Reply 9, posted (2 years 1 month 3 weeks 2 days 13 hours ago) and read 3838 times:

Quoting imiakhtar (Reply 5):
I believe most (all?) of LH A330s have a 233t MTOW which would give them a max payload endurance of about 8 hours. This flight will obviously take a payload hit.

you are correct, all 333 have a MTOW of 233t; however, for instance the FRA-SEA flight is 10:35 out and 10:10 inbound and believe me it goes out full without any penalty restrictions. so in this case you have to check your numbers again. FRA-DFW is even longer and is also operated by the very same 333.
out of nature this route will take a very Northern route anyway, so they are good.


User currently offlineimiakhtar From , joined Dec 1969, posts, RR:
Reply 10, posted (2 years 1 month 3 weeks 2 days 13 hours ago) and read 3795 times:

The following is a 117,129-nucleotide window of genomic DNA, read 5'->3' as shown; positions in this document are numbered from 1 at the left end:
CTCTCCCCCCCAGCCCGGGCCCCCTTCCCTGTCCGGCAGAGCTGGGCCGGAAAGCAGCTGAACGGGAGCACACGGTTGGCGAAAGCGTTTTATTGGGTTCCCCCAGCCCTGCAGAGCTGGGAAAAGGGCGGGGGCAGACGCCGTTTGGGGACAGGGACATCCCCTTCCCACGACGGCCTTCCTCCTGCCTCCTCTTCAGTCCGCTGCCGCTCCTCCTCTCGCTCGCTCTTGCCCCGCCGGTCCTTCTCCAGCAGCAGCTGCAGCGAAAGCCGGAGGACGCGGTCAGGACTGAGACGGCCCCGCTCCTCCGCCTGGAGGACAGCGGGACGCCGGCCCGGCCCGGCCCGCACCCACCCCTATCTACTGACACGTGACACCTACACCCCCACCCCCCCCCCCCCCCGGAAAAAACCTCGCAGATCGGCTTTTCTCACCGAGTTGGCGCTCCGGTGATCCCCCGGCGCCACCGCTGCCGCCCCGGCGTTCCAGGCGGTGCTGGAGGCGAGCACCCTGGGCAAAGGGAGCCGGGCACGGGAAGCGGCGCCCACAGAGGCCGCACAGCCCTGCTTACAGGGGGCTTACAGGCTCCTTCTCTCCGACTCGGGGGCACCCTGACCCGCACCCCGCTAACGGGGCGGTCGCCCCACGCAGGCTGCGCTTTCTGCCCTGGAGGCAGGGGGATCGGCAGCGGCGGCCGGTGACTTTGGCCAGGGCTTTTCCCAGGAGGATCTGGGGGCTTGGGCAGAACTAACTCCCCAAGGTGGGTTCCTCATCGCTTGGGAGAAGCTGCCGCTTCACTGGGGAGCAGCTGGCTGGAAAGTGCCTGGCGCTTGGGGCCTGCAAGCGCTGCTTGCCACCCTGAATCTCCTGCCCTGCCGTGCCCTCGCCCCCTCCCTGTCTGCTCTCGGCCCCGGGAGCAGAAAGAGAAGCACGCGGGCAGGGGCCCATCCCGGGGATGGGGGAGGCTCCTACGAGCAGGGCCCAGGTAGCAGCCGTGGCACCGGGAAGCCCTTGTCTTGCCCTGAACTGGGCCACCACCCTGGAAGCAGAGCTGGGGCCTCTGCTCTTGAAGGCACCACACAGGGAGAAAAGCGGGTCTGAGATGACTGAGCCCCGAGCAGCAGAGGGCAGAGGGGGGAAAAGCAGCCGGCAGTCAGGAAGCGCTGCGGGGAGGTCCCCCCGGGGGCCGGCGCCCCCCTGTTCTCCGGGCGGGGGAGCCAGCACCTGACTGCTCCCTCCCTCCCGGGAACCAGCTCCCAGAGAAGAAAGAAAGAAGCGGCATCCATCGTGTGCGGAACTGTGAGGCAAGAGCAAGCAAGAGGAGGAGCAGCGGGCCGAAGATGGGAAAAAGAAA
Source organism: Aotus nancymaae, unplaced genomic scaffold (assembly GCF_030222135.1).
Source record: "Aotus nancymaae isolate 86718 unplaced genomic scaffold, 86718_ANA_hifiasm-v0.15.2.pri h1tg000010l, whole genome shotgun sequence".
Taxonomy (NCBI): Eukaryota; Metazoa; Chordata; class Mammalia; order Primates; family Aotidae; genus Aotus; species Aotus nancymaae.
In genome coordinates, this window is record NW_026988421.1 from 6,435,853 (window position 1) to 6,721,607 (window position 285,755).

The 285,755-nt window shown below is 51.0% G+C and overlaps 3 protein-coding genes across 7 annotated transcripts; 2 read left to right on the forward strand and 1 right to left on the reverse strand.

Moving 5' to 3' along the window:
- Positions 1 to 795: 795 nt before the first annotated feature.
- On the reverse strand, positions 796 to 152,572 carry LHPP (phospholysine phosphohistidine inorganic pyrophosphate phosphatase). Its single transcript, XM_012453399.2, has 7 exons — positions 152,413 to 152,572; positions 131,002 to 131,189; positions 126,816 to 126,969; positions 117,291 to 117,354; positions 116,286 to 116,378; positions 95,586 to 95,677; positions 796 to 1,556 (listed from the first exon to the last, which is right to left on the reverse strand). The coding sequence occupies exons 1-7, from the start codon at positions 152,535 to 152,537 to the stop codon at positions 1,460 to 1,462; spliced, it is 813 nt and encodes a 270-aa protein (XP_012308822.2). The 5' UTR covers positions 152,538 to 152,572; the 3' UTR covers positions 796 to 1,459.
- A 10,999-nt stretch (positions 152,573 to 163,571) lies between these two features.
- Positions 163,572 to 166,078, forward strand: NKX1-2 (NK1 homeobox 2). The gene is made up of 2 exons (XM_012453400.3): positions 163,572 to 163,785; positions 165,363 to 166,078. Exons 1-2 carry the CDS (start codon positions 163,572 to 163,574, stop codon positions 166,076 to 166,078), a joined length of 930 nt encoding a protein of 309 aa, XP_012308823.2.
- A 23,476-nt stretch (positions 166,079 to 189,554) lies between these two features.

Quoting jayeshrulz (Reply 7):
Please elaborate. I just scanned through wiki and Airbus, its written "NM".

The range specs you quoted are for a passenger and baggage load only. Other payload (cargo) is not included.

The A333 has a max payload (passengers and cargo) range of around 3800nm. If you want to fly further, you have to remove payload and trade it for fuel.

Taken from A330 AIRPLANE CHARACTERISTICS FOR AIRPORT PLANNING


User currently offlinedolphinflyer From United States of America, joined May 2005, 204 posts, RR: 1
Reply 11, posted (2 years 1 month 3 weeks 2 days 13 hours ago) and read 3764 times:

Fantastic news! And the service lasts through Oktoberfest. Prost!

User currently offlineFerroviarius From Norway, joined Mar 2007, 249 posts, RR: 0
Reply 12, posted (2 years 1 month 3 weeks 2 days 13 hours ago) and read 3755 times:

Quoting imiakhtar (Reply 10):
The range specs you quoted are for a passenger and baggage load only. Other payload (cargo) is not included.